Coca-Cola's chief executive asks for investor patience

Coca-Cola set a target of 2006 for turning around its fortunes and regaining its position as the world's favourite soft drinks maker.

Coca-Cola set a target of 2006 for turning around its fortunes and regaining its position as the world's favourite soft drinks maker.

Despite reporting better than expected results for the fourth quarter yesterday, Neville Isdell, the Irish chairman and chief executive who took the reins of the world's biggest beverage company in May, said he was "not satisfied" with Coke's performance in 2004.

He added that a lot of hard work was needed to rejuvenate Coke, whose key North American market has suffered from from fierce competition from Pepsi and other soft drinks makers. He said: "Do I think 2005 is going to be the perfect year? No. It would be unrealistic given where we are coming from in 2004."

But Mr Isdell emphasised there was "an energy to get this ship moving", which would make 2006 an "inflection point" when the company should start showing substantial signs of recovery.

Under Mr Isdell, Coke has concentrated on creating products to try to protect its share of the beverage market.

He said Diet Coke with Lime, launched recently in the UK, had been "extremely successful". Coke announced last week it would start manufacturing a low-calorie version of its flagship drink with Splenda, an artificial sweetener, to try to attract new customers. Shares in Britain's Tate & Lyle surged on the news as it makes sucralose, a key ingredient in Splenda.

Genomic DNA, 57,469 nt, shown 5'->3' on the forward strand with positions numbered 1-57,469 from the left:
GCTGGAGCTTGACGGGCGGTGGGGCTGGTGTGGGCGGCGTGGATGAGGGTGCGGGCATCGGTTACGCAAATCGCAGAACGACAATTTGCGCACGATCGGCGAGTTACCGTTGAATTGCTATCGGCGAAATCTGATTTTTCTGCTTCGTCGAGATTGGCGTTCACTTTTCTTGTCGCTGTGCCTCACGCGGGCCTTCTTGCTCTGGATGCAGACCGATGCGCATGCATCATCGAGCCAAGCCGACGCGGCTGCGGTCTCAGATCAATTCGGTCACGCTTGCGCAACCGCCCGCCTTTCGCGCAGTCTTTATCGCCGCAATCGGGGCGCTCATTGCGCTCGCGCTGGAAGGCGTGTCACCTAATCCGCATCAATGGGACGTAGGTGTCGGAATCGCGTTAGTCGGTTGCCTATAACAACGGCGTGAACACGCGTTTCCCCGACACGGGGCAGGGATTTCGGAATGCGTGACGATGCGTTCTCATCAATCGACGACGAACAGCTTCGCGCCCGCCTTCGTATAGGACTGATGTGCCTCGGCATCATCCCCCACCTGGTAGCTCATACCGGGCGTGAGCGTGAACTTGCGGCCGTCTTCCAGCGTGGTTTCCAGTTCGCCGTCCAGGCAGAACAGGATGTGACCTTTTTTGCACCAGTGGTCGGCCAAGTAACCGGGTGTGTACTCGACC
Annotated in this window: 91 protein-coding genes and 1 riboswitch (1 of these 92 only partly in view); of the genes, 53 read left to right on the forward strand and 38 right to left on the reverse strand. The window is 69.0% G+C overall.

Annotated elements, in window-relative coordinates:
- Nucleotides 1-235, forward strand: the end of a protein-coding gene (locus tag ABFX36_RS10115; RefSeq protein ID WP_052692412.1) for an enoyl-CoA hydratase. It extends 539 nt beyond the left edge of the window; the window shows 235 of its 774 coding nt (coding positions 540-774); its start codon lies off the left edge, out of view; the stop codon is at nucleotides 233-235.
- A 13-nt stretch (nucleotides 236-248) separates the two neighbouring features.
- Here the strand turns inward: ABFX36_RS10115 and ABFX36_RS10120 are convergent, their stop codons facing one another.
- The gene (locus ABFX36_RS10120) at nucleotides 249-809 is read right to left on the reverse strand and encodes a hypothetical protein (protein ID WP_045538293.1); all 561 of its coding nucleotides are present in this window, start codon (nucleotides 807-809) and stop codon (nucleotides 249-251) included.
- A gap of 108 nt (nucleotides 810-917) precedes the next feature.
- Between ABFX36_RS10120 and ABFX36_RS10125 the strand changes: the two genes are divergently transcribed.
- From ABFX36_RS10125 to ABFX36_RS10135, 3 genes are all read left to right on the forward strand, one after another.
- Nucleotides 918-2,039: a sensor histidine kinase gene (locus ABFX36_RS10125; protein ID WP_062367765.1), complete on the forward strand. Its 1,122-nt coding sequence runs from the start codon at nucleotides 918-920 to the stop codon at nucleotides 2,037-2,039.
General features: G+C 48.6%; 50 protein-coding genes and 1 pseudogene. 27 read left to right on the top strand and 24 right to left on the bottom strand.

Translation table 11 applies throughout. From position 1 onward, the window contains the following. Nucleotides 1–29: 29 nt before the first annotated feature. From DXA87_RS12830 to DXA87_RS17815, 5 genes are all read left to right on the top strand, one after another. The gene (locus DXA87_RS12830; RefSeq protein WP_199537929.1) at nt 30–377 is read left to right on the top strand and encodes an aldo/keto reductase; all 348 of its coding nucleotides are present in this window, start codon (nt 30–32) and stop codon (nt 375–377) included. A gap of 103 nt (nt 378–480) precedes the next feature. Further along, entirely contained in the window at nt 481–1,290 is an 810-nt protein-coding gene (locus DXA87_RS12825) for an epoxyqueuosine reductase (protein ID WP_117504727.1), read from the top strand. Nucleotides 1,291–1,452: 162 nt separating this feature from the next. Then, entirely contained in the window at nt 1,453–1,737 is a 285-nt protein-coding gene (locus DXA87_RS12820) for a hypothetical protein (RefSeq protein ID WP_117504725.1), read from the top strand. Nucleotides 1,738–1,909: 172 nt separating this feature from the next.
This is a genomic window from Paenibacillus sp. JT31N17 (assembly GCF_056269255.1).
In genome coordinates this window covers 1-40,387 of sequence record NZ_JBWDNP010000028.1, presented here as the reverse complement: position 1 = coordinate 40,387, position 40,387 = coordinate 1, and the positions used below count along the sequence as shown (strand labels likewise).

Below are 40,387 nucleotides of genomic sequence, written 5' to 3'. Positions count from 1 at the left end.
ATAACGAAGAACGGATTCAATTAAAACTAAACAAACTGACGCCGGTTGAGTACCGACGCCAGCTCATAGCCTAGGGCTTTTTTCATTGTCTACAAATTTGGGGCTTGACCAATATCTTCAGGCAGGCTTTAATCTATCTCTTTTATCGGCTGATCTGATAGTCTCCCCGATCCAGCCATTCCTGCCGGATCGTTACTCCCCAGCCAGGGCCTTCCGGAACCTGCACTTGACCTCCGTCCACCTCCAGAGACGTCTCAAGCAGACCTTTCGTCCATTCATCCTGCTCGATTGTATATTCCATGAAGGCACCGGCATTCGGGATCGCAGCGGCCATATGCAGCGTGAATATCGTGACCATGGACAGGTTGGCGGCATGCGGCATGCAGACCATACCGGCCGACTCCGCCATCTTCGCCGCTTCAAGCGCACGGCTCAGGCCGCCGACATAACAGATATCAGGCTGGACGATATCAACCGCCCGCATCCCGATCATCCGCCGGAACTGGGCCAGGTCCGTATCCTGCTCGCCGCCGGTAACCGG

Mr Isdell challenged critics who said introducing lots of new varieties of Coke would cannibalise its existing market. He said there were "a lot of opportunities to increase the number of drinkers of Coke".

The Atlanta-based company has been particularly marketing Diet Coke to men, where Mr Isdell said there was "lots of white space" and among women over 40.

Net profits increased in the fourth quarter by one-third to $1.2bn (£638m), or 50 cents a share, up from $927m, or 38 cents a share, a year earlier. Excluding exceptional items, such as lower-than-expected taxes, earnings per share were 46 cents, exceeding analysts' expectations of 40 cents a share.

While the Coke brand and other carbonated soft drinks continued to perform poorly in North America and Germany, sales rose in several overseas markets, including China, Brazil, South Africa and Russia.

Coke is continuing to invest in its struggling water business. The company said it reached an agreement with France's Groupe Danone over the distribution of Danone and Evian water, although it did not give details of the arrangement.

Full-year net profits increased 12 per cent to $4.8bn, or $2 a share, compared with $4.3bn, or $1.77, the year before.

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